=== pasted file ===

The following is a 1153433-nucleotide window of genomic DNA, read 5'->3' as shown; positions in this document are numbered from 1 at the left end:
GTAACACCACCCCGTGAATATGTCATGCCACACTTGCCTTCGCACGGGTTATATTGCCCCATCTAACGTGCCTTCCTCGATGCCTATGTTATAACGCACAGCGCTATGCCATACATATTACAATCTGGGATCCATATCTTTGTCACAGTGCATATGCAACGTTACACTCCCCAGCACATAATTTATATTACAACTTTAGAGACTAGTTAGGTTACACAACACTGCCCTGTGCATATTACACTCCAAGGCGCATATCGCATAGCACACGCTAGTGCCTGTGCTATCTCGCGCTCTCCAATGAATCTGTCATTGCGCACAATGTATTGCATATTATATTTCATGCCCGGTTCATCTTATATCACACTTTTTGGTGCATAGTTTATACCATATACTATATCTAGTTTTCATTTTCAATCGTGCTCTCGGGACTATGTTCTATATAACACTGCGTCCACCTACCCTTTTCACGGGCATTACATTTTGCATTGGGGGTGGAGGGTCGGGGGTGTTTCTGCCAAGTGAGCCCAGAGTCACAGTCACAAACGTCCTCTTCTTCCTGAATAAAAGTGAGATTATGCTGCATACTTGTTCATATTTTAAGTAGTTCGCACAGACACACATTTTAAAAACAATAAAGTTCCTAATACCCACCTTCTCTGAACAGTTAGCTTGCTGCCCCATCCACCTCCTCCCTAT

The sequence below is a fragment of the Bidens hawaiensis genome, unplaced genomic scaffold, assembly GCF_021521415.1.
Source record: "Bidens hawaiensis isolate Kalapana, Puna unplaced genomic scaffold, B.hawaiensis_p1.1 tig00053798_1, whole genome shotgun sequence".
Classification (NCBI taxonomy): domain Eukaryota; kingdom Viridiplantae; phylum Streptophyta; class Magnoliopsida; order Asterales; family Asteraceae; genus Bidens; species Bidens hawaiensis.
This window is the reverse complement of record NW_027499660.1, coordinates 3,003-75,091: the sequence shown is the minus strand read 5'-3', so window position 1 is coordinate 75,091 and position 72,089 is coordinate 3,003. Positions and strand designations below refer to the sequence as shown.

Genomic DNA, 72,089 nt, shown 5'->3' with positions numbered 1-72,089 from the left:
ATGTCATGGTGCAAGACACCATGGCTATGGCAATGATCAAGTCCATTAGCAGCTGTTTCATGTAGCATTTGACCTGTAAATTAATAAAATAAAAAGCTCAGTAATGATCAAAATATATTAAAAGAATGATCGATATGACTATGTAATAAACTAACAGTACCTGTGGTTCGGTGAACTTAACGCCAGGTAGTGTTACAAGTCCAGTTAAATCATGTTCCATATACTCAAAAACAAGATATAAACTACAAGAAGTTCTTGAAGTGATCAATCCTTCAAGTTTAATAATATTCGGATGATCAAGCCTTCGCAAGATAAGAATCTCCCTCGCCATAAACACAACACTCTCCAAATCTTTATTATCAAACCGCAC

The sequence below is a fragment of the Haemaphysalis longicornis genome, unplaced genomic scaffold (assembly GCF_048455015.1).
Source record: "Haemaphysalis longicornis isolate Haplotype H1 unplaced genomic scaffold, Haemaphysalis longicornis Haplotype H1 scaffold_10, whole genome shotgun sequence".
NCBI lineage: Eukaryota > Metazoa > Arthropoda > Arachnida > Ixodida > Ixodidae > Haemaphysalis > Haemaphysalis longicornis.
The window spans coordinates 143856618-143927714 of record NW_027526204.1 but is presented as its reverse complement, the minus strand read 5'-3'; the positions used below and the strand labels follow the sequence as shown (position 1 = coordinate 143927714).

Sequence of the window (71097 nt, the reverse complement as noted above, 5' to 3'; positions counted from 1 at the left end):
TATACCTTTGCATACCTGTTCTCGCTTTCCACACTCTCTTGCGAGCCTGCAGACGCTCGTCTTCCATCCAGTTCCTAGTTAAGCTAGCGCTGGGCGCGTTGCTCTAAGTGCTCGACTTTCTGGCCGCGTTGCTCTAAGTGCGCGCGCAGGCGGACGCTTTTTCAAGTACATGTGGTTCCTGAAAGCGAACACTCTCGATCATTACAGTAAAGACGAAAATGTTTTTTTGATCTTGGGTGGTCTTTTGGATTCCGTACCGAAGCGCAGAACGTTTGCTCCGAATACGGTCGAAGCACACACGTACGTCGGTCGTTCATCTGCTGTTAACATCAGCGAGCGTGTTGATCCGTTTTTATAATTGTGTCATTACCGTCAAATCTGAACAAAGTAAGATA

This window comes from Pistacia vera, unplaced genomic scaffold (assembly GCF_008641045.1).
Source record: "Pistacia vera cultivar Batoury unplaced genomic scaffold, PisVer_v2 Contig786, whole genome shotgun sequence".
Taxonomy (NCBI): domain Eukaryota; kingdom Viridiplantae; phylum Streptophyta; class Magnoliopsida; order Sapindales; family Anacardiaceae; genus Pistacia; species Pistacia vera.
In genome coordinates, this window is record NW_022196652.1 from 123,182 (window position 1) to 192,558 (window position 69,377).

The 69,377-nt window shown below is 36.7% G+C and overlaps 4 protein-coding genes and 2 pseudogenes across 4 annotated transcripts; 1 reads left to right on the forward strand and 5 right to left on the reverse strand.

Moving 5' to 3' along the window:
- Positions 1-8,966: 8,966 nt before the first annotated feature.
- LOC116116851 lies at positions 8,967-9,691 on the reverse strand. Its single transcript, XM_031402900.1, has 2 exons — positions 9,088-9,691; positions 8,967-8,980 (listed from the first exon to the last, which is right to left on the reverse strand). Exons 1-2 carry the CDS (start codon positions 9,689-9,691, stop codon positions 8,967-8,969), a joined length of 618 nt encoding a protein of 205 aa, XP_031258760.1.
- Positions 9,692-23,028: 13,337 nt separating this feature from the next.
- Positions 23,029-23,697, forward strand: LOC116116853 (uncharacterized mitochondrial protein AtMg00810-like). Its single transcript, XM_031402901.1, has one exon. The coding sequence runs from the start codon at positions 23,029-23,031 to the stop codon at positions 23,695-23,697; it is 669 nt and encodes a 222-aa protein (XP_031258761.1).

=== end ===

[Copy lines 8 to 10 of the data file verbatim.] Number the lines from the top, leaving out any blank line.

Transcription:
ATGTCATGGTGCAAGACACCATGGCTATGGCAATGATCAAGTCCATTAGCAGCTGTTTCATGTAGCATTTGACCTGTAAATTAATAAAATAAAAAGCTCAGTAATGATCAAAATATATTAAAAGAATGATCGATATGACTATGTAATAAACTAACAGTACCTGTGGTTCGGTGAACTTAACGCCAGGTAGTGTTACAAGTCCAGTTAAATCATGTTCCATATACTCAAAAACAAGATATAAACTACAAGAAGTTCTTGAAGTGATCAATCCTTCAAGTTTAATAATATTCGGATGATCAAGCCTTCGCAAGATAAGAATCTCCCTCGCCATAAACACAACACTCTCCAAATCTTTATTATCAAACCGCAC

The sequence below is a fragment of the Haemaphysalis longicornis genome, unplaced genomic scaffold (assembly GCF_048455015.1).
Source record: "Haemaphysalis longicornis isolate Haplotype H1 unplaced genomic scaffold, Haemaphysalis longicornis Haplotype H1 scaffold_10, whole genome shotgun sequence".